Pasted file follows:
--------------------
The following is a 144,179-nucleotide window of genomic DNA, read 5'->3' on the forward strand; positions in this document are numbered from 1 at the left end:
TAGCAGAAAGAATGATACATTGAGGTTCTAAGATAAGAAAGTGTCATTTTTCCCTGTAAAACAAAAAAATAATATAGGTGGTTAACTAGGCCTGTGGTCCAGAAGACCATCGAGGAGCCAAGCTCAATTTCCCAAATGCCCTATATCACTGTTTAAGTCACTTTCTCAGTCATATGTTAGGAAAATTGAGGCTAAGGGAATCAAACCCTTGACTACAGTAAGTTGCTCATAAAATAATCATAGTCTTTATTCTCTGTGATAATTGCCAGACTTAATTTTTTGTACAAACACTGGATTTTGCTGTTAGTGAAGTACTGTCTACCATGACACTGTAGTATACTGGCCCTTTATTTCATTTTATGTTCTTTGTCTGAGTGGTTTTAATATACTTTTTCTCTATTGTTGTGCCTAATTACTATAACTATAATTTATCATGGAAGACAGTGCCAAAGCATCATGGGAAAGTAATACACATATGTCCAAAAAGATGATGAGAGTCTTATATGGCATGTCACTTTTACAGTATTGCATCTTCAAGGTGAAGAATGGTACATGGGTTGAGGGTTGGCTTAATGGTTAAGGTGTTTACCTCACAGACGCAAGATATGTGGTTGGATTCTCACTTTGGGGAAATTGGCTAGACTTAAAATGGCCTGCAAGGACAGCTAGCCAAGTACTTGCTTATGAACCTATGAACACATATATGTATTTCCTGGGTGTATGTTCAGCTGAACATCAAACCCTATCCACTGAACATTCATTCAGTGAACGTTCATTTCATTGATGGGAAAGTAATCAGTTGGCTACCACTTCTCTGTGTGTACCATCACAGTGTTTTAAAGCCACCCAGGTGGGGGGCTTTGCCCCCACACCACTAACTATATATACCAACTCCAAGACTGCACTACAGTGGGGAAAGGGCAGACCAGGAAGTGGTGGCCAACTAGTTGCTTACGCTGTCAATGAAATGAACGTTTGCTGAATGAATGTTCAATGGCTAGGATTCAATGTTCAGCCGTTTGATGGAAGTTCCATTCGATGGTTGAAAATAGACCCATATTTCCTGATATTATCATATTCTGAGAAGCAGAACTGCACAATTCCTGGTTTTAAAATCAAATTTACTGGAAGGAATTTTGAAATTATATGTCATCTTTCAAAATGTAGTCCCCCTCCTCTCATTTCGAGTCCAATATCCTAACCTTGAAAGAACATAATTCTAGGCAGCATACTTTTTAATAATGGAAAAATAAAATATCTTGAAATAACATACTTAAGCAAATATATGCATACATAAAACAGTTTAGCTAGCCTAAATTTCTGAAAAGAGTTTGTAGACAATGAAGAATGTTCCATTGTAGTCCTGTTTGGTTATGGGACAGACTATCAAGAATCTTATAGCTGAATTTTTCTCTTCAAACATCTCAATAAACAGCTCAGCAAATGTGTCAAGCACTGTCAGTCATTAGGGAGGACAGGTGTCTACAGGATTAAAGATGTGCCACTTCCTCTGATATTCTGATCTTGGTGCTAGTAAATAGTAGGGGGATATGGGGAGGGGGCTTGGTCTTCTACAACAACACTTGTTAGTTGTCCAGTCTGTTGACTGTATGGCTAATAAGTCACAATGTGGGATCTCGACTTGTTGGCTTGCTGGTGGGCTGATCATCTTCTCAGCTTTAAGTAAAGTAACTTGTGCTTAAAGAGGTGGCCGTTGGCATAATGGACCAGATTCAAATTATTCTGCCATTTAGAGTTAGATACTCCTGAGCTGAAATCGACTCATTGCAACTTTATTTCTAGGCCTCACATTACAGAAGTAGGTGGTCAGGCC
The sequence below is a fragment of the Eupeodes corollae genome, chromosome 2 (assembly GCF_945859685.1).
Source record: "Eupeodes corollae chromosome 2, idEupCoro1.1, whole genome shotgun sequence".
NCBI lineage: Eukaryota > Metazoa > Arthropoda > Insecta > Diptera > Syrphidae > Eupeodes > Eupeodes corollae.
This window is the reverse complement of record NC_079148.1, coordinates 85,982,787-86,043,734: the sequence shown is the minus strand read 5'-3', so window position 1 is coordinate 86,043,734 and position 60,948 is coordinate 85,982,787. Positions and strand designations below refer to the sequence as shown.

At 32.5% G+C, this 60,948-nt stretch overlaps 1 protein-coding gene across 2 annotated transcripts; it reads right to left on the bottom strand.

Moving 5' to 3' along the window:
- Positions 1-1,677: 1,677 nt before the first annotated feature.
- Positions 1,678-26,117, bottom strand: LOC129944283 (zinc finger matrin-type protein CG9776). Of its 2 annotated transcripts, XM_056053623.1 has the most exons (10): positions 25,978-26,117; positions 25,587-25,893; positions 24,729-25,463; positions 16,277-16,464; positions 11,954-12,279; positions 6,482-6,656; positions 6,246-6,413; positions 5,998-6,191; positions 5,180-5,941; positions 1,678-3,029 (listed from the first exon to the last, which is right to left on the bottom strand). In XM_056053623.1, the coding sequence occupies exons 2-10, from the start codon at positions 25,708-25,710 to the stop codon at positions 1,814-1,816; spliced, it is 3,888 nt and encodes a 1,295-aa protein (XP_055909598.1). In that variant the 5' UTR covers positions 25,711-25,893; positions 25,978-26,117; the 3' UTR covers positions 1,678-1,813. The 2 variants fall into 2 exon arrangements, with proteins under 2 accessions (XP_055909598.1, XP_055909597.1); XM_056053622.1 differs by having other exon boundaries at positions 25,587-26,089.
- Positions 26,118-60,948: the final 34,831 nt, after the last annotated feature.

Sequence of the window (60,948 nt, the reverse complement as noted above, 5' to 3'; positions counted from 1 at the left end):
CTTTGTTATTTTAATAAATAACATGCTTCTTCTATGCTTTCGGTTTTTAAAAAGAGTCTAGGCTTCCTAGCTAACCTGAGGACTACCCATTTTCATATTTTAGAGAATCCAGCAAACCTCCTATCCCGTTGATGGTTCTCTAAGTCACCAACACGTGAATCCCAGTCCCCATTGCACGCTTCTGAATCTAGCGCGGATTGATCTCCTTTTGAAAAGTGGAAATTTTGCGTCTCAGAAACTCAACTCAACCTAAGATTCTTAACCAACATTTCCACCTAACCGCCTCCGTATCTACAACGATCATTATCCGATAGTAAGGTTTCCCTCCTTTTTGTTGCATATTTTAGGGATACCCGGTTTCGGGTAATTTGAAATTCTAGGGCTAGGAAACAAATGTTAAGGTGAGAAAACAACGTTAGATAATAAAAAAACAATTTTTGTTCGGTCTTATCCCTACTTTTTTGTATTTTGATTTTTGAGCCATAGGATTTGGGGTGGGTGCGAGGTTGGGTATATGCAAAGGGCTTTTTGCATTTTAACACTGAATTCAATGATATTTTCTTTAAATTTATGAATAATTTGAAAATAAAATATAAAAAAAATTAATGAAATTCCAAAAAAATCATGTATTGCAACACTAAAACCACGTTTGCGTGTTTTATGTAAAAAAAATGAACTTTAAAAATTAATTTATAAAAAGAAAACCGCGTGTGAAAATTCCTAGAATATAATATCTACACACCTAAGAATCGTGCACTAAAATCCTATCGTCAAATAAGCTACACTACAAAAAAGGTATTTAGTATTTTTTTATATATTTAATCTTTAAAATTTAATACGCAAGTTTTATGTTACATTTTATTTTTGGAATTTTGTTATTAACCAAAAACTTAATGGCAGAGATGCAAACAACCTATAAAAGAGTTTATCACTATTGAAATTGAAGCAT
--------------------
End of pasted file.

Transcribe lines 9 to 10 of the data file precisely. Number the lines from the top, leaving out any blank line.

- Positions 1-1,677: 1,677 nt before the first annotated feature.
- Positions 1,678-26,117, bottom strand: LOC129944283 (zinc finger matrin-type protein CG9776). Of its 2 annotated transcripts, XM_056053623.1 has the most exons (10): positions 25,978-26,117; positions 25,587-25,893; positions 24,729-25,463; positions 16,277-16,464; positions 11,954-12,279; positions 6,482-6,656; positions 6,246-6,413; positions 5,998-6,191; positions 5,180-5,941; positions 1,678-3,029 (listed from the first exon to the last, which is right to left on the bottom strand). In XM_056053623.1, the coding sequence occupies exons 2-10, from the start codon at positions 25,708-25,710 to the stop codon at positions 1,814-1,816; spliced, it is 3,888 nt and encodes a 1,295-aa protein (XP_055909598.1). In that variant the 5' UTR covers positions 25,711-25,893; positions 25,978-26,117; the 3' UTR covers positions 1,678-1,813. The 2 variants fall into 2 exon arrangements, with proteins under 2 accessions (XP_055909598.1, XP_055909597.1); XM_056053622.1 differs by having other exon boundaries at positions 25,587-26,089.